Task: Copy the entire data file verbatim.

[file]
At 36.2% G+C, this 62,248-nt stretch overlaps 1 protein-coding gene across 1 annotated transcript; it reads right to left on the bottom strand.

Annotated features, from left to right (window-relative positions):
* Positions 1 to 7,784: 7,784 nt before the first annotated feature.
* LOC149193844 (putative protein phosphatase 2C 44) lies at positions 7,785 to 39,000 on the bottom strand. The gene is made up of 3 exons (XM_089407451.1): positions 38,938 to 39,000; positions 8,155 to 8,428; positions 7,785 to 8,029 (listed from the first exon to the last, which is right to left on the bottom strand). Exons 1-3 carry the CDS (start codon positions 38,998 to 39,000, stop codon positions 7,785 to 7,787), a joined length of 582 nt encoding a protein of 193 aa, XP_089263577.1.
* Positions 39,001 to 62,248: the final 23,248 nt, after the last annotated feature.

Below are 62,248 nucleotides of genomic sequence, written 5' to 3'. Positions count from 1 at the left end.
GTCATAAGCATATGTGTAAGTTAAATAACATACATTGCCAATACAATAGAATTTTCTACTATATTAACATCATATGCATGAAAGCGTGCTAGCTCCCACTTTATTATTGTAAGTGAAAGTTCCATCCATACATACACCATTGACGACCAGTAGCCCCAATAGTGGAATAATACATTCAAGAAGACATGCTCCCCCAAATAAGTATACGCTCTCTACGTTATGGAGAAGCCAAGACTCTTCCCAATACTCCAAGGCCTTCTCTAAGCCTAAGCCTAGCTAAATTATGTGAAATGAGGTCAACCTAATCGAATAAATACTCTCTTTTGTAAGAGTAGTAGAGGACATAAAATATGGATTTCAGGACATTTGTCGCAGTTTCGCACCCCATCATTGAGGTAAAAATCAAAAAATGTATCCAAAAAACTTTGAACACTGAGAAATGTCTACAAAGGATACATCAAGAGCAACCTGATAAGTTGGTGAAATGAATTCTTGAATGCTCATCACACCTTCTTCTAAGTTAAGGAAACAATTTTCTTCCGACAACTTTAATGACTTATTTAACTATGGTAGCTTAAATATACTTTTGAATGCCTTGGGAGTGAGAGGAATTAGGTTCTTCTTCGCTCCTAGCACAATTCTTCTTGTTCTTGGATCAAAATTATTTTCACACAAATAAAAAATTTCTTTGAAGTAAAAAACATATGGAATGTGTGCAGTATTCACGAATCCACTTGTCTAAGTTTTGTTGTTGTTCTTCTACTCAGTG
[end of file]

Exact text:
At 36.2% G+C, this 62,248-nt stretch overlaps 1 protein-coding gene across 1 annotated transcript; it reads right to left on the bottom strand.

Annotated features, from left to right (window-relative positions):
* Positions 1 to 7,784: 7,784 nt before the first annotated feature.
* LOC149193844 (putative protein phosphatase 2C 44) lies at positions 7,785 to 39,000 on the bottom strand. The gene is made up of 3 exons (XM_089407451.1): positions 38,938 to 39,000; positions 8,155 to 8,428; positions 7,785 to 8,029 (listed from the first exon to the last, which is right to left on the bottom strand). Exons 1-3 carry the CDS (start codon positions 38,998 to 39,000, stop codon positions 7,785 to 7,787), a joined length of 582 nt encoding a protein of 193 aa, XP_089263577.1.
* Positions 39,001 to 62,248: the final 23,248 nt, after the last annotated feature.

Below are 62,248 nucleotides of genomic sequence, written 5' to 3'. Positions count from 1 at the left end.
GTCATAAGCATATGTGTAAGTTAAATAACATACATTGCCAATACAATAGAATTTTCTACTATATTAACATCATATGCATGAAAGCGTGCTAGCTCCCACTTTATTATTGTAAGTGAAAGTTCCATCCATACATACACCATTGACGACCAGTAGCCCCAATAGTGGAATAATACATTCAAGAAGACATGCTCCCCCAAATAAGTATACGCTCTCTACGTTATGGAGAAGCCAAGACTCTTCCCAATACTCCAAGGCCTTCTCTAAGCCTAAGCCTAGCTAAATTATGTGAAATGAGGTCAACCTAATCGAATAAATACTCTCTTTTGTAAGAGTAGTAGAGGACATAAAATATGGATTTCAGGACATTTGTCGCAGTTTCGCACCCCATCATTGAGGTAAAAATCAAAAAATGTATCCAAAAAACTTTGAACACTGAGAAATGTCTACAAAGGATACATCAAGAGCAACCTGATAAGTTGGTGAAATGAATTCTTGAATGCTCATCACACCTTCTTCTAAGTTAAGGAAACAATTTTCTTCCGACAACTTTAATGACTTATTTAACTATGGTAGCTTAAATATACTTTTGAATGCCTTGGGAGTGAGAGGAATTAGGTTCTTCTTCGCTCCTAGCACAATTCTTCTTGTTCTTGGATCAAAATTATTTTCACACAAATAAAAAATTTCTTTGAAGTAAAAAACATATGGAATGTGTGCAGTATTCACGAATCCACTTGTCTAAGTTTTGTTGTTGTTCTTCTACTCAGTG